“This secret is your lord father’s sworn man.”

“My father would be the first to tell you that fifty thousand Dornishmen are worth one rabid dog.”

Varys stroked a powdered cheek. “And if Prince Doran demands the blood of the lord who gave the command as well as the knight who did the deed…”

“Robert Baratheon led the rebellion. All commands came from him, in the end.”

“Robert was not at King’s Landing.”

“Neither was Doran Martell.”

“So. Blood for his pride, a chair for his ambition. Gold and land, that goes without saying. A sweet offer… yet sweets can be poisoned. If I were the prince, something more would I require before I should reach for this honeycomb. Some token of good faith, some sure safeguard against betrayal.” Varys smiled his slimiest smile. “Which one will you give him, I wonder?”

Tyrion sighed. “You know, don’t you?”

“Since you put it that way — yes. Tommen. You could scarcely offer Myrcella to Doran Martell and Lysa Arryn both.”

“Remind me never to play these guessing games with you again. You cheat.”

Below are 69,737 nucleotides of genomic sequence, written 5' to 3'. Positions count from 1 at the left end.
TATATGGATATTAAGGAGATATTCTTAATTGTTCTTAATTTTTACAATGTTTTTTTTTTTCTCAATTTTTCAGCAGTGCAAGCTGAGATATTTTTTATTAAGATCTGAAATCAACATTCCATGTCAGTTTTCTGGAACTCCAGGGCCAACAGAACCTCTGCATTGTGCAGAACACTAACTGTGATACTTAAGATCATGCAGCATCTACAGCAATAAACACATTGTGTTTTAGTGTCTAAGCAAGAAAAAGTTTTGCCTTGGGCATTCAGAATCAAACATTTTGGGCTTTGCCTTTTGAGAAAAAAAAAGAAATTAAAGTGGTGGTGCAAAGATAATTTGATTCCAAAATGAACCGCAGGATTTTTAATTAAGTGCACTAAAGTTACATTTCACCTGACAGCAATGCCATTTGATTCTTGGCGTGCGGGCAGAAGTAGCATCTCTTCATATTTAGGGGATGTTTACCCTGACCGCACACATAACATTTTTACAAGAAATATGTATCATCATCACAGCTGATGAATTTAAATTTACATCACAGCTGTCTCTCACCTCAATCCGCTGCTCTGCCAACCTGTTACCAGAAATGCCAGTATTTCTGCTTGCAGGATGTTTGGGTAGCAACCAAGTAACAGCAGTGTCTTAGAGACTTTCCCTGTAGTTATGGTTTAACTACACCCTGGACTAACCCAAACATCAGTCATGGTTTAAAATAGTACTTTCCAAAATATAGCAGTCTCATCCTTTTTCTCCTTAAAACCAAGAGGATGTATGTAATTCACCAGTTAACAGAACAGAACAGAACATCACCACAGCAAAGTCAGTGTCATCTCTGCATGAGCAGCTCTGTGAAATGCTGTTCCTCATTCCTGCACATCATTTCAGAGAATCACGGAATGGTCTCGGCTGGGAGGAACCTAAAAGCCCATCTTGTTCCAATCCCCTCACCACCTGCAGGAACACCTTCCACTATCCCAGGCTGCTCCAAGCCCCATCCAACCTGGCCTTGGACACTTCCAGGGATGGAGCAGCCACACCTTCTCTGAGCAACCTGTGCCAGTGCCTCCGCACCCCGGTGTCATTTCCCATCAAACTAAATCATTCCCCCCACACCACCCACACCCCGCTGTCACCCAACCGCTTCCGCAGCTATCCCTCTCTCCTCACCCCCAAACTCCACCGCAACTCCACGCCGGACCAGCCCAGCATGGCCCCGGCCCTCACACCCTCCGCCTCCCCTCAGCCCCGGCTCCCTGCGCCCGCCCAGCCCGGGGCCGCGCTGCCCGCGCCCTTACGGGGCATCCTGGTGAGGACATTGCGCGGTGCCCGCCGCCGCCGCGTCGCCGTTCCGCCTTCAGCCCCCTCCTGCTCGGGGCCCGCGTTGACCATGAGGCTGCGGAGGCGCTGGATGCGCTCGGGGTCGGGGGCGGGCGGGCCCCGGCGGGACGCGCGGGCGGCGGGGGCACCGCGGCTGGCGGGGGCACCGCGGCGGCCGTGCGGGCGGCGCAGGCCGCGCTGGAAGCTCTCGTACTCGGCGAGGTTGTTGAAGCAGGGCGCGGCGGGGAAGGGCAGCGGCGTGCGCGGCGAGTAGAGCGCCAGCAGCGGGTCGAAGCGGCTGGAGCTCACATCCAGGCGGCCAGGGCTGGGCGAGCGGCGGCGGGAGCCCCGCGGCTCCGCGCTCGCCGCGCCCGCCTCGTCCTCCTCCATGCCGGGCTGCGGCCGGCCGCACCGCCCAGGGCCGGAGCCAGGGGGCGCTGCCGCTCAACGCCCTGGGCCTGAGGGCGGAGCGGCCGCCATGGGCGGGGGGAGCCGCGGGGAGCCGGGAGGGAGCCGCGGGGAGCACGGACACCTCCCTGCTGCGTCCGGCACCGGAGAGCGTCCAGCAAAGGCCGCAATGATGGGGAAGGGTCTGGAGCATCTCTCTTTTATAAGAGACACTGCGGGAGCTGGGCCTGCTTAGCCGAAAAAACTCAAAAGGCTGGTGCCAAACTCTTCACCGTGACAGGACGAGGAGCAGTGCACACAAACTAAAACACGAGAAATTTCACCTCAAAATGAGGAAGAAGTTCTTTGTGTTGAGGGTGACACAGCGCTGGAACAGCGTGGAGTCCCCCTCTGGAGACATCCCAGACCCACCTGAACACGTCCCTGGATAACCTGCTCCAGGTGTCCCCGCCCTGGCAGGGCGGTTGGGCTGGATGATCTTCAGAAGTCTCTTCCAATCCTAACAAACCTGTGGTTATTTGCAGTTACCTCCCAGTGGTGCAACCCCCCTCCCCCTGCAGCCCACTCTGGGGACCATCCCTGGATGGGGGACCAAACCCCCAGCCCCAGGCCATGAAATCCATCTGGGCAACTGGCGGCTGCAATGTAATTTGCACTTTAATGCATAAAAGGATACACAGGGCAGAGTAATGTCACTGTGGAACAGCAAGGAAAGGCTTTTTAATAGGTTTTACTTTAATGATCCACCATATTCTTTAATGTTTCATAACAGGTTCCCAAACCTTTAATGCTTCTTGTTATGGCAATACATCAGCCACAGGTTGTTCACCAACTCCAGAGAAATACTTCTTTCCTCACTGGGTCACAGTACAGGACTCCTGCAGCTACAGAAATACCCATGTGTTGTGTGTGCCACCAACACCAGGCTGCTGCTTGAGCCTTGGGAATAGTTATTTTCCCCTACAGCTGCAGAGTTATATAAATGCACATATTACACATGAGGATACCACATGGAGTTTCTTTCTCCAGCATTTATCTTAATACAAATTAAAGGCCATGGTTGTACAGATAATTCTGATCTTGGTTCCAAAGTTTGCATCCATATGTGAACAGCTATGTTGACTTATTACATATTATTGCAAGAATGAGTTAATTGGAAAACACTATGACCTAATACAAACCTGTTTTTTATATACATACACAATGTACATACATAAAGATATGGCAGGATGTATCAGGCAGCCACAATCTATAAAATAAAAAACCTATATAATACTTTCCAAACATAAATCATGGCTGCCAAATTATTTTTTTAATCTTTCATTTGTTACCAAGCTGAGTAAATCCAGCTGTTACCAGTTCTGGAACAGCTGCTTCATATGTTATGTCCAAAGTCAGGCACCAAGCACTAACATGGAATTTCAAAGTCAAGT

“Prince Tommen is a good boy.”

“If I pry him away from Cersei and Joffrey while he’s still young, he may even grow to be a good man.”

“And a good king?”

“Joffrey is king.”

“And Tommen is heir, should anything ill befall His Grace. Tommen, whose nature is so sweet, and notably… tractable.”

“You have a suspicious mind, Varys.”

“I shall take that as a tribute, my lord. In any case, Prince Doran will hardly be insensible of the great honor you do him. Very deftly done, I would say… but for one small flaw.”

The dwarf laughed. “Named Cersei?”

“What avails statecraft against the love of a mother for the sweet fruit of her womb? Perhaps, for the glory of her House and the safety of the realm, the queen might be persuaded to send away Tommen or Myrcella. But both of them? Surely not.”

“What Cersei does not know will never hurt me.”

“And if Her Grace were to discover your intentions before your plans are ripe?”

“Why,” he said, “then I would know the man who told her to be my certain enemy.” And when Varys giggled, he thought, Three.